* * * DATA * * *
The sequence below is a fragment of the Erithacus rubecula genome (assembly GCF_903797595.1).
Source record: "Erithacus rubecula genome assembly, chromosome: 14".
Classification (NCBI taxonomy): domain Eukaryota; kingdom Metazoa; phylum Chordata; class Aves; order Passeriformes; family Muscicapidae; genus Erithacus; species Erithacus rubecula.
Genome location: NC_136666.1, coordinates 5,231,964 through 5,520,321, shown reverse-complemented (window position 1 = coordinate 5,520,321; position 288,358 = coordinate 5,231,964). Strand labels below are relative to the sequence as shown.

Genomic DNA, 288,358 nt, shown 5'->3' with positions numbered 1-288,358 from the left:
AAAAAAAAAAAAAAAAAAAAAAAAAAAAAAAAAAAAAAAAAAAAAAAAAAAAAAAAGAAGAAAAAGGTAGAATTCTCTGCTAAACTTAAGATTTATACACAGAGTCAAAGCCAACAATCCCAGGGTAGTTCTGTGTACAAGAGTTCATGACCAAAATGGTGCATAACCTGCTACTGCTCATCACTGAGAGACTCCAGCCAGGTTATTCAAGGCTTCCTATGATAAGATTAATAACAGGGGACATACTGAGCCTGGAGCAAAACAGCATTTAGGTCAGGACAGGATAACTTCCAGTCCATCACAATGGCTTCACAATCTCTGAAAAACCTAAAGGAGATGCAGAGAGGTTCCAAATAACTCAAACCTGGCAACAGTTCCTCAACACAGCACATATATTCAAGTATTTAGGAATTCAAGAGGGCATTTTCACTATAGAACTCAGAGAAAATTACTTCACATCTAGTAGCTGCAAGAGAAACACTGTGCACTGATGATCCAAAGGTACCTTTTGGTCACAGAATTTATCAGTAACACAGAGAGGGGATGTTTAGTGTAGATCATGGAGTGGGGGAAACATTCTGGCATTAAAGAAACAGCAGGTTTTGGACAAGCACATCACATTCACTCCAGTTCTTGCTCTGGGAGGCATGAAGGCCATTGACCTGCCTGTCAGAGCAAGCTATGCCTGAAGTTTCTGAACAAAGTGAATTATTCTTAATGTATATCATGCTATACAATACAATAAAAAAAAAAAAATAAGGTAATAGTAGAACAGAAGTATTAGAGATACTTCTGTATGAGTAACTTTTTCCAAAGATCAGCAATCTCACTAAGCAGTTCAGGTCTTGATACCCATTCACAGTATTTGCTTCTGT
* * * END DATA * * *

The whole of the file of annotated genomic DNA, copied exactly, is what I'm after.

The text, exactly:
The sequence below is a fragment of the Erithacus rubecula genome (assembly GCF_903797595.1).
Source record: "Erithacus rubecula genome assembly, chromosome: 14".
Classification (NCBI taxonomy): domain Eukaryota; kingdom Metazoa; phylum Chordata; class Aves; order Passeriformes; family Muscicapidae; genus Erithacus; species Erithacus rubecula.
Genome location: NC_136666.1, coordinates 5,231,964 through 5,520,321, shown reverse-complemented (window position 1 = coordinate 5,520,321; position 288,358 = coordinate 5,231,964). Strand labels below are relative to the sequence as shown.

Genomic DNA, 288,358 nt, shown 5'->3' with positions numbered 1-288,358 from the left:
AAAAAAAAAAAAAAAAAAAAAAAAAAAAAAAAAAAAAAAAAAAAAAAAAAAAAAAAGAAGAAAAAGGTAGAATTCTCTGCTAAACTTAAGATTTATACACAGAGTCAAAGCCAACAATCCCAGGGTAGTTCTGTGTACAAGAGTTCATGACCAAAATGGTGCATAACCTGCTACTGCTCATCACTGAGAGACTCCAGCCAGGTTATTCAAGGCTTCCTATGATAAGATTAATAACAGGGGACATACTGAGCCTGGAGCAAAACAGCATTTAGGTCAGGACAGGATAACTTCCAGTCCATCACAATGGCTTCACAATCTCTGAAAAACCTAAAGGAGATGCAGAGAGGTTCCAAATAACTCAAACCTGGCAACAGTTCCTCAACACAGCACATATATTCAAGTATTTAGGAATTCAAGAGGGCATTTTCACTATAGAACTCAGAGAAAATTACTTCACATCTAGTAGCTGCAAGAGAAACACTGTGCACTGATGATCCAAAGGTACCTTTTGGTCACAGAATTTATCAGTAACACAGAGAGGGGATGTTTAGTGTAGATCATGGAGTGGGGGAAACATTCTGGCATTAAAGAAACAGCAGGTTTTGGACAAGCACATCACATTCACTCCAGTTCTTGCTCTGGGAGGCATGAAGGCCATTGACCTGCCTGTCAGAGCAAGCTATGCCTGAAGTTTCTGAACAAAGTGAATTATTCTTAATGTATATCATGCTATACAATACAATAAAAAAAAAAAAATAAGGTAATAGTAGAACAGAAGTATTAGAGATACTTCTGTATGAGTAACTTTTTCCAAAGATCAGCAATCTCACTAAGCAGTTCAGGTCTTGATACCCATTCACAGTATTTGCTTCTGT